Colchester’s post-metal/doom lords Telepathy are releasing their second album Tempest on March 31, and Metal Hammer is exclusively premiering the new video for Smoke From Distant Fires. Filmed on the wonderfully bleak British coastline, it depicts a man trying to come to terms his isolation before embarking on an epic journey into the unknown. Tying in to the album’s theme of a great flood, destroying all in its path, Telepathy have created a rich, colourful story to lose yourself in.
To give a deeper understanding of the band’s vision and the new album, we spoke to bassist Teddy-James Driscoll.
What is the story behind the song Smoke From Distant Fires?
“Smoke From Distant Fires was one of the first songs we set to work on during the writing sessions for Tempest, but it ended up taking us six months to finish. We knew we wanted it to be the album’s opener and set the tone for the rest of the record, so it was important for us to get the right feel as the track marks the start of the protagonist’s terror and confusion.”
What is the meaning behind the video?
“There’s no real ‘meaning’ behind the video in the traditional sense of the word. The crux of the story in the video is that this person has awoken terrified and alone but through desperation has embarked on a journey beyond his own comprehension, instinctively guided by a force both ethereal and seemingly unattainable. We wanted something that would embody the concept of the album and represent the fundamentals of it visually, but we couldn’t fit the entire story of Tempest into an eight-minute video, so we had to take some creative liberties to make it all tie in as a cohesive work.”
What is it about the English coast that works so well with post-metal?
“The archetypal post-metaI ‘sound’ has a lot of space, elegance and rugged power to it. I think that perhaps the panoramic expanse of coastline scenery combined with the perennial power of the ocean serves to illustrate the dynamic sonic aspects of post-metal perfectly. A visual example of long, rippling passages of tranquillity effortlessly usurped by sudden bursts of bleak, crushing violence is perhaps best understood when observing the coastline.”
What is the meaning behind that inverted diamond?
“That we’ll be keeping to ourselves.”
Explain the idea behind Tempest’s rather bleak concept.
“Tempest tells the story of a person tormented by grief and faced with absolute seclusion after awaking from a great flood to find everything they’ve ever known has been washed away. It depicts the protagonist’s journey through awakening, desolation, and eventually acceptance of the situation. The concept can either be taken very literally or metaphorically, and hopefully people will be able to relate it to their own lives or situations. Even if they enjoy the music sans concept, we couldn’t be happier.”
How do you decide on creating such a vast concept?
“We all decided on the concept about three or four songs in to the writing process for Tempest. We demo the songs as we go and listen to them a lot while we’re not working on them to determine the mental picture that the music makes us envision. We have no lyrical concept to work from so we’ll work out the common themes that recur in each of our minds and develop the idea from there. Water and devastation were two of the themes we all envisioned so we built the concept around them initially, it then took on a life of its own and we started the incorporate these themes into everything we wrote for the record.”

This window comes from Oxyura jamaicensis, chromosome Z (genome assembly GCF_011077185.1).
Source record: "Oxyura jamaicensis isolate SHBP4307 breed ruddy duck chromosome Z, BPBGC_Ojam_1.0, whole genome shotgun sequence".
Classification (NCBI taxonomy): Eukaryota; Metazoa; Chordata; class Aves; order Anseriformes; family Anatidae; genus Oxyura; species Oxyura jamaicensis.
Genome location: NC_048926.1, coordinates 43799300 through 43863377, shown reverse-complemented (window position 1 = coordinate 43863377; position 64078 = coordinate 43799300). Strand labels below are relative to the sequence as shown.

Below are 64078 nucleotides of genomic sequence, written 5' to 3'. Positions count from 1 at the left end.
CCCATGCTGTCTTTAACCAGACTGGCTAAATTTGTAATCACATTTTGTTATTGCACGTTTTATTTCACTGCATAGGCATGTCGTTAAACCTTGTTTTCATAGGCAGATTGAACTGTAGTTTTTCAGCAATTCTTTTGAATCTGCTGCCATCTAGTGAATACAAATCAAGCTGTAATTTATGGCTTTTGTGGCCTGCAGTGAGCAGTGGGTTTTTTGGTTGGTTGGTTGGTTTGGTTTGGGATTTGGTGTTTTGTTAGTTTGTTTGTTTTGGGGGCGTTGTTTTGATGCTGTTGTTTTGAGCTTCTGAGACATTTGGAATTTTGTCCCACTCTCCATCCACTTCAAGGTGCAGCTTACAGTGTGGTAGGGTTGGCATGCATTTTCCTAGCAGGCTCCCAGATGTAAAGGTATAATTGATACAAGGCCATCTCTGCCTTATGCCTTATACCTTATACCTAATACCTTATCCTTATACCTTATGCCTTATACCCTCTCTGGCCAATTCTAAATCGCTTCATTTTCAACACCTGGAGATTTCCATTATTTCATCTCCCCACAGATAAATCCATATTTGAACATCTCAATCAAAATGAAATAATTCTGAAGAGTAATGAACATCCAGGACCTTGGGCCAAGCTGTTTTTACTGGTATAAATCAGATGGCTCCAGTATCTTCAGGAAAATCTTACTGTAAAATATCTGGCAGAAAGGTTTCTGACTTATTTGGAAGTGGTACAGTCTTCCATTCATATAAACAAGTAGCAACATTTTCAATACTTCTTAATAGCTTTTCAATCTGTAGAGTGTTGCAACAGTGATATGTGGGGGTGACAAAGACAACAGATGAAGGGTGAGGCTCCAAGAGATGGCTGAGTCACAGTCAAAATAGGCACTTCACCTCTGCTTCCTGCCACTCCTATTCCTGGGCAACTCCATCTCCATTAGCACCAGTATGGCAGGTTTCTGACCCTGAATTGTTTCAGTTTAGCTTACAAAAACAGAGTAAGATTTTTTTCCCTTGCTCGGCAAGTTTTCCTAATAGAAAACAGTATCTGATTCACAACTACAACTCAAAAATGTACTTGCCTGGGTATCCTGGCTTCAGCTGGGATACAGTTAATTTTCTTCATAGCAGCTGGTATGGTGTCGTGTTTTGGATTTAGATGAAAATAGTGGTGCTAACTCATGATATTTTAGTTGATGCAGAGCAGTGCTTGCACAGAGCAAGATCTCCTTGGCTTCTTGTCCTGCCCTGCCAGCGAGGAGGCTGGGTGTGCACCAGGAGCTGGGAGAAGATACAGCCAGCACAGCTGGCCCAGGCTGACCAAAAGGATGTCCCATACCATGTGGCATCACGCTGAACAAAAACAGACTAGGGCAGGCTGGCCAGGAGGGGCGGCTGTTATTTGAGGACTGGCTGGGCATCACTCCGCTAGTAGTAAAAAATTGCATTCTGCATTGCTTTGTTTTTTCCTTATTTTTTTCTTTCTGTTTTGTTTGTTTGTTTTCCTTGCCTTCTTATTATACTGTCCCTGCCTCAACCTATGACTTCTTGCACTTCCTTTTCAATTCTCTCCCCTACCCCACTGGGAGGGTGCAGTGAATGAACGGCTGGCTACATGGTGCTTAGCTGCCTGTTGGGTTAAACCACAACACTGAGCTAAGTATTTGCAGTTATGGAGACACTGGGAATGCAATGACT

What was it like working with Jaime Gomez Arellano?
“Working with Gomez was an absolute pleasure. We recorded the base tracks for the album live in early 2016, and returned later in the summer to his new countryside studio to add the finishing touches. It was a new experience for us to record residentially, and we found it very helpful to be able to immerse ourselves in the whole process. The sessions were all about getting the perfect sound before we hit record and Gomez’s passion, his ear for tone and honesty have helped make this album what it is.”
How does Tempest compare to your debut album?
“Tempest is a much heavier album both sonically and thematically than 12 Areas. For lack of better terms, there is a lot more space and depth to the material, something we wanted to add after the more chaotic 12 Areas. It’s a far more emotional journey and some of the more overt technicality has been replaced by strong riffs and big melodies to help convey this more emotional approach.”
Why do you think post-metal is going through something of a boom period at the moment?
“I’m sure everyone says this, but we don’t consider ourselves to be a strictly ‘post-metal’ band. We have definitely taken influence from the genre and blended it with other things to create something that is, hopefully, new.
“There are a lot of bands at the moment pushing this genre into new territories and this could be a large part of the reason for its resurgence. For a long time the genre seemed to become stale with a lot of similar bands and a reliance on the now formulaic build-up and climax song structure, and I think it’s become a lot more interesting and progressive in recent times. This, coupled with the emergence of a few small festivals catering to the underground, could be the reason.”
Telepathy’s new album Tempest is released March 31, via Golden Antenna Records.
The band head out on tour this April at the following dates:
Apr 1: Rebellion, Manchester
Apr 2: Mulberry Tavern, Sheffield
Apr 5: Temple Of Boom, Leeds
Apr 6: The Black Heart, London
Apr 7: Scruffy Murphys, Birmingham
Apr 8: The Louisiana, Bristol
Apr 9: The Cluny, Newcastle
Apr 21: Roadburn Festival, Tilburg